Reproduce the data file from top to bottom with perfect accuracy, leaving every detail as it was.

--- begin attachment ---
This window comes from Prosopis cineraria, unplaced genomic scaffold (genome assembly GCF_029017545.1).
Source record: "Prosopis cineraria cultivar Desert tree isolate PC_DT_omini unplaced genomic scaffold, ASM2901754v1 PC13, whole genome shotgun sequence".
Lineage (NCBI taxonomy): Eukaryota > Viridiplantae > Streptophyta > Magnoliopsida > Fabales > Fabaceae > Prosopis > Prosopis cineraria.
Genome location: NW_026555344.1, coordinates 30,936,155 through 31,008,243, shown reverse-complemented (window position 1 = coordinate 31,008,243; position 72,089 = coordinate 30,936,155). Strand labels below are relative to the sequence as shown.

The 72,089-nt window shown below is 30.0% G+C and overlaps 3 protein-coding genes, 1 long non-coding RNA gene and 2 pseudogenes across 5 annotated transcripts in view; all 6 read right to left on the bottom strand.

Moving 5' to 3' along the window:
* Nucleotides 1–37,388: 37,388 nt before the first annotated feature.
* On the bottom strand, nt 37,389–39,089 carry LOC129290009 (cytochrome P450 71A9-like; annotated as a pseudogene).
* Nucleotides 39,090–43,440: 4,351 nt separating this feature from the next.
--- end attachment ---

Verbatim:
This window comes from Prosopis cineraria, unplaced genomic scaffold (genome assembly GCF_029017545.1).
Source record: "Prosopis cineraria cultivar Desert tree isolate PC_DT_omini unplaced genomic scaffold, ASM2901754v1 PC13, whole genome shotgun sequence".
Lineage (NCBI taxonomy): Eukaryota > Viridiplantae > Streptophyta > Magnoliopsida > Fabales > Fabaceae > Prosopis > Prosopis cineraria.
Genome location: NW_026555344.1, coordinates 30,936,155 through 31,008,243, shown reverse-complemented (window position 1 = coordinate 31,008,243; position 72,089 = coordinate 30,936,155). Strand labels below are relative to the sequence as shown.

The 72,089-nt window shown below is 30.0% G+C and overlaps 3 protein-coding genes, 1 long non-coding RNA gene and 2 pseudogenes across 5 annotated transcripts in view; all 6 read right to left on the bottom strand.

Moving 5' to 3' along the window:
* Nucleotides 1–37,388: 37,388 nt before the first annotated feature.
* On the bottom strand, nt 37,389–39,089 carry LOC129290009 (cytochrome P450 71A9-like; annotated as a pseudogene).
* Nucleotides 39,090–43,440: 4,351 nt separating this feature from the next.